There are a lot of crazy stories that make it to the national news. In small, obscure towns some guy beats his wife and she dies and he leaves his kids and flees, and somehow, the attention drawn to it by reporters far and wide, seems to give this clown, fame. And yes, we need to find this person and seek justice and all that, but he still gets press, and face time, and an image imprinted in our brains that we can't shake.
So kids grow up with these ugly stories swirling in their confused brains, as they try to sort out what's significant and important, from what's for discarding.
And us too, we don't know what to believe in.
I know the whole argument about life imitating art, or art imitating life is there and we can't play victim to it, but we still get shaped by these sickening human neurosis from people who get to rise to the top of our thought life, while good people and profound stories of great impact go unnoticed.
There's this high school economics teacher, from a suburban Detroit mixed neighborhood. He goes to work like good citizens do. He shows up in his class every day, with a crisp, startched shirt and a tie... Studied, ready, and poised for impact, he does his job. Delivering the supply and demands, the cost to benefit analysis, the profits and losses lectures, he just does what he was made to do. Teach kids. He supports and takes care of his wife and two teenagers. He loves his neighbors. He attends church and drops his coins in the offering plate. And, as if some evil force just randomly decides to go knocking on doors one day and happens to show up at 22143 Nona Street, he is stricken with this completely rare blood disorder and is given months to live.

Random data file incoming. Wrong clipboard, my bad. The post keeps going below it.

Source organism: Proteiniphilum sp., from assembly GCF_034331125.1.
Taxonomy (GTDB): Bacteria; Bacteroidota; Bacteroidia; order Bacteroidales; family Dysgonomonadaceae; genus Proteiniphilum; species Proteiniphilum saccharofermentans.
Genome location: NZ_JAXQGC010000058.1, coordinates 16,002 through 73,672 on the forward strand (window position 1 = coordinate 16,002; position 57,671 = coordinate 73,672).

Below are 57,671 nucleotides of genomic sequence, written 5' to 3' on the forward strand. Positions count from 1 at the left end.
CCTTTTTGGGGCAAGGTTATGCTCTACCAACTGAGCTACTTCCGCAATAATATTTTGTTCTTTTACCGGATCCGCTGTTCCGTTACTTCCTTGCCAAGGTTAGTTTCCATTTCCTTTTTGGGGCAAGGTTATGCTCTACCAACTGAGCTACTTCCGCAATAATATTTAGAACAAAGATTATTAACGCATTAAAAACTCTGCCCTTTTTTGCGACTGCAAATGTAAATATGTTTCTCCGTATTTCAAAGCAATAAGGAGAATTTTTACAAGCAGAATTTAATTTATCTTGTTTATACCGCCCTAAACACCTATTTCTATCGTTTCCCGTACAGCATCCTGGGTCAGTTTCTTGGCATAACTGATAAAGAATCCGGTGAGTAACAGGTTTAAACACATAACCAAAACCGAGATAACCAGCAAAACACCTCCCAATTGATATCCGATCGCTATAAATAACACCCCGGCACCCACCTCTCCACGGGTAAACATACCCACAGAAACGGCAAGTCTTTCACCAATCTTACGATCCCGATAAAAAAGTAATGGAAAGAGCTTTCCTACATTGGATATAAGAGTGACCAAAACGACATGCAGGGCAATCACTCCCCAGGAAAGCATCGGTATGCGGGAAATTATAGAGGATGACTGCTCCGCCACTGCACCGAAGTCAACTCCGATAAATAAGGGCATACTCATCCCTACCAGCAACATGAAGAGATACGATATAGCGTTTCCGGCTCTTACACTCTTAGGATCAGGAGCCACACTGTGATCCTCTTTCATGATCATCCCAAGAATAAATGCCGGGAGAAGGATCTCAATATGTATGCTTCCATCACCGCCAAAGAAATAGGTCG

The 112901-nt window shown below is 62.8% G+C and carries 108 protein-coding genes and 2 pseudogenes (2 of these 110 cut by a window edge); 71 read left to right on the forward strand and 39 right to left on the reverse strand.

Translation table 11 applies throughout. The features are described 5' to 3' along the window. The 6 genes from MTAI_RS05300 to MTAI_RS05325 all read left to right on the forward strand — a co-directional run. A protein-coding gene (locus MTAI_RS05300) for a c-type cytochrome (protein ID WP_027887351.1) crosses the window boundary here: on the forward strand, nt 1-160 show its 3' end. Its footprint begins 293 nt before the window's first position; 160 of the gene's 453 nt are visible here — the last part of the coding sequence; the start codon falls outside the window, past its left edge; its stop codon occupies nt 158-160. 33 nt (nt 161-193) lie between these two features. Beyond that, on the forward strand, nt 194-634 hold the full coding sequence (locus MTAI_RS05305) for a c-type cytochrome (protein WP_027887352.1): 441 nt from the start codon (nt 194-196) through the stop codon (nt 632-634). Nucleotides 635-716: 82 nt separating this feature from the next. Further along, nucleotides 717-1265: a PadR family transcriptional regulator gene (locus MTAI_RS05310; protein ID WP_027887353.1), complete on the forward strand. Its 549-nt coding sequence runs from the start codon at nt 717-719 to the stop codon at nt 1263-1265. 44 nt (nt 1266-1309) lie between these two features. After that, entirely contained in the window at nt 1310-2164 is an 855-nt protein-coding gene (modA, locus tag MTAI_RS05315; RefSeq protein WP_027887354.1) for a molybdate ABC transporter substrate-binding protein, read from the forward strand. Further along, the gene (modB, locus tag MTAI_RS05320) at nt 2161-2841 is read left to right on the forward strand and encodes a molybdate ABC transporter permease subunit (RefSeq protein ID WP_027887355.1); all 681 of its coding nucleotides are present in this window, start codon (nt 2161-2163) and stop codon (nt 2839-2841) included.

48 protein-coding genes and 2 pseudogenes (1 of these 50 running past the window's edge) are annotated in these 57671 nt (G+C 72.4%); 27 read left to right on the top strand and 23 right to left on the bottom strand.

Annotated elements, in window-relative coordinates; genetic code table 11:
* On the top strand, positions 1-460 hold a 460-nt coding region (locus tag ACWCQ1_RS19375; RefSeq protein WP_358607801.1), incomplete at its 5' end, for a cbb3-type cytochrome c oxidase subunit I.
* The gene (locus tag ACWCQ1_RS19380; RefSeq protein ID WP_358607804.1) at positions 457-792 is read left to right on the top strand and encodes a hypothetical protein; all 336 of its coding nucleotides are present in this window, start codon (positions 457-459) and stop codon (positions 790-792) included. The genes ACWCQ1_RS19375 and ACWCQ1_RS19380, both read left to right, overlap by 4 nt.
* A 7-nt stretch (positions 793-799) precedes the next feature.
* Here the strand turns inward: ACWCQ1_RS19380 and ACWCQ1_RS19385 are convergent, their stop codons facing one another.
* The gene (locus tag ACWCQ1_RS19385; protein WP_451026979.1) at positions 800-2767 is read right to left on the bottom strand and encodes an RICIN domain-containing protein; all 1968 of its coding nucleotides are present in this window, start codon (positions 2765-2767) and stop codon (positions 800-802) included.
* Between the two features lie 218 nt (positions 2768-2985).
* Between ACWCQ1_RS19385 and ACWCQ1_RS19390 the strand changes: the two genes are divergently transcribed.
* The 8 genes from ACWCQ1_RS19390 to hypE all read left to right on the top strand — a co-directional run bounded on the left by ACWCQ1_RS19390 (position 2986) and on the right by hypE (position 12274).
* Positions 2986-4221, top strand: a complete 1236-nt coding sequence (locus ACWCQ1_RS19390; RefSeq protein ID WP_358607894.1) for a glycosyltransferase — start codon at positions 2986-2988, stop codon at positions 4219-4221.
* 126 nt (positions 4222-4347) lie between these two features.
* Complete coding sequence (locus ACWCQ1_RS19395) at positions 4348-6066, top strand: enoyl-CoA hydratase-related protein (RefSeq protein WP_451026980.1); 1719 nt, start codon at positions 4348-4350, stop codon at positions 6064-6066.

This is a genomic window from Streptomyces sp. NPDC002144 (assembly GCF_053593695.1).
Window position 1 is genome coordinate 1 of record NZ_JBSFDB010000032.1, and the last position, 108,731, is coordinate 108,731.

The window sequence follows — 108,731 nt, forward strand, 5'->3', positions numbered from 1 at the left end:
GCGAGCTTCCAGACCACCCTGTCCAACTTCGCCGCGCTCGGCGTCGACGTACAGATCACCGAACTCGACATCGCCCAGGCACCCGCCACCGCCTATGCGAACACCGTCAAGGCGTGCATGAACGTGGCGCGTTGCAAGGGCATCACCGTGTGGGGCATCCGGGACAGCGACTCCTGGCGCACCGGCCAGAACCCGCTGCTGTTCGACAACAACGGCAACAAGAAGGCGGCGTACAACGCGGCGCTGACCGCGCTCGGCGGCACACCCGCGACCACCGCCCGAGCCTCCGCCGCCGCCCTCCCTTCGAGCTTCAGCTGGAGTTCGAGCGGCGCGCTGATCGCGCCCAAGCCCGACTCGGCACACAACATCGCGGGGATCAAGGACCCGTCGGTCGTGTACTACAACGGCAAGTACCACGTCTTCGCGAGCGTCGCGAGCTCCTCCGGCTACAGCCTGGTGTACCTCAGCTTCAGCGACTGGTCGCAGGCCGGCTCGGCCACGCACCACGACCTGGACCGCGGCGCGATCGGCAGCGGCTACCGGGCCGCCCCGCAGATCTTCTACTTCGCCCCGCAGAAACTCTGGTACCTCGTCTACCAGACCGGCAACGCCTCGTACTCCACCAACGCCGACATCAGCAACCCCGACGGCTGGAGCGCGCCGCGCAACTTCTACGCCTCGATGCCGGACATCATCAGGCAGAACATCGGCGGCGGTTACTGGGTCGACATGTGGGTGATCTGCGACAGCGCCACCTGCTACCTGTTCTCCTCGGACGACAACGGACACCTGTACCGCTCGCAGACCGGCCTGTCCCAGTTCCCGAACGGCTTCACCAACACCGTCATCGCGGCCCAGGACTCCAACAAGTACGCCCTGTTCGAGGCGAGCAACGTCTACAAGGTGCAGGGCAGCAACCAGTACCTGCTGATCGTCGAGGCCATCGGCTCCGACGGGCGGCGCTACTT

And, he keeps going.
As best he can.
But takes time to rest.
Nothing super spectacular with what he now does differently, because here was a man who was already living an exemplary life. Not rocked by his bleak future, he stands steady in his faith, still loving and protecting his children, still committed to teaching the countless students who adored him, and sorting through all the questions with his wife - to try and stay connected and engaged and living, as long as God would lend him breath.
And then, one late winter Saturday night, his heart gives way and he breathes his last...
In the arms of his wife, in their home.
And, it's all over.
All of it.
His massive, powerful, silent and humble strength that was making more impact and doing more good in the world than hundreds of people combined might do, is done. Finished.
The two generations of students, the siblings and in-laws and nieces and nephews, and parents, and wife, and kids, and church members and neighbors...left standing there in a cloud of disbelief are wondering, now what?
Trying to figure out a God who seems unfair, a world that seems skewed, a system slanted in a way so wrong - that this good man, doesn't get to finish what he started.
Why can't this man sit next to Matt Lauer and talk about the world he's in?
Why won't Diane Sawyer's research team seek him out?
Why can't Google searches, and twitter, and facebook posts, and MSN homepages be ringing with the sounds of this man's superior integrity and how it changed people? Why do those news sources highlight what's crooked and mundane and criminal and sick, over what's true and lasting and life re-directing like the beauty of this man, and the life he lived?